The Carrboro Board of Aldermen sent the backers of a proposed downtown Arts and Innovation Center back to the drawing board this week.
The ArtsCenter and the Kidzu Children’s Museum had proposed moving into a new four-story, 55,000-square-foot building at 200 E. Main St. The plan called for a new Hilton Garden Inn and parking garage to be built on the current ArtsCenter site at 300 E. Main St.
The two groups were asking the town to contribute $4.5 million of the project’s $12 million construction cost. They said the town could borrow the money and pay back bond proceeds with increased property tax revenue and proceeds from the proposed hotel’s occupancy tax.
The aldermen, already unsure they could legally use the occupancy tax for a new building, balked.
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“The numbers just don’t add up,” Alderman Damon Seils said at the board’s meeting Thursday night. He and Alderman Sammy Slade said the financial projections come up about $400,000 short of what’s needed to fund the project.
“What if a lobbying group comes along and gets the occupancy tax thrown out?” asked Alderwoman Jacquie Gist. “We’d still have the bond to pay.”
“And then there’s another $3 million,” that the ArtsCenter and Kidzu planned to seek from the county, said Alderwoman Michelle Johnson. “Perhaps they will give that $3 million, but no discussions have happened with the county about that.”
The board unanimously rejected grouping the new arts building and hotel in one project.
“Two capital projects shouldn’t be linked,” said Alderwoman Bethany Chaney. “There might be interest in hitting the ‘reset’ button and not the ‘reject’ button on this project.”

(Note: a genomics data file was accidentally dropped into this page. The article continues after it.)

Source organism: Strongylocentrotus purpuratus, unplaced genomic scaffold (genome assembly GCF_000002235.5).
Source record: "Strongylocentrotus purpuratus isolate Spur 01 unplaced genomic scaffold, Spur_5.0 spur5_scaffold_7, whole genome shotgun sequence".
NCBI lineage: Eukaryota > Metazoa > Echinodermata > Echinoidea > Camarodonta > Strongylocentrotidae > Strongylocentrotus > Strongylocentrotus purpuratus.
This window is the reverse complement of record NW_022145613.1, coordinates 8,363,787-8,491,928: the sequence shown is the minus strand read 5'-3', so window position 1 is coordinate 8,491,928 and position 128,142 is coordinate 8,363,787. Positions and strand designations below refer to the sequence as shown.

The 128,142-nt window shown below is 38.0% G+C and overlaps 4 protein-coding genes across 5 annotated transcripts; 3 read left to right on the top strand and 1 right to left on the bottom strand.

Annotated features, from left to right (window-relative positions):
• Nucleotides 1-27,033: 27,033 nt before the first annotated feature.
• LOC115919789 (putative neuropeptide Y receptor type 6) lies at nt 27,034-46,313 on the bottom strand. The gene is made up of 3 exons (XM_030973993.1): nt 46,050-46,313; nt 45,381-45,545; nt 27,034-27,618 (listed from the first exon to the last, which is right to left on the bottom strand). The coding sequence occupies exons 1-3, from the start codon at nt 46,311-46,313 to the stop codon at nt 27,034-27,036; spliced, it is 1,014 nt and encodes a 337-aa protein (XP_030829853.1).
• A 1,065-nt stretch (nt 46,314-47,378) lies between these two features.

Chaney proposed the town help the groups with “a path to a new proposal,” clarifying what Carrboro wants in new development, what resources are available and what timelines to expect in the review process.
“We haven’t struggled with a plan like this before, because we’ve never had a proposal like this,” Chaney said.
“We need a ‘Development 101’ ” for both prospective developers and the board, she said.
Despite rejecting the CAIC proposal, the aldermen suggested they might still support a new downtown arts center. If the town is to contribute millions of dollars, they said, the aldermen and the public must be involved from the outset.
At two public hearings in recent weeks, the aldermen also heard concern about the Cat’s Cradle, an existing tenant in the 300 East Main development. Owner Frank Heath told the board he needs more space to stay competitive on the Triangle live-music scene.
The board agreed to ask the county how local governments might help the club and other businesses that need new space. Small-business retention, Seils said, is an area where the county might be able to help.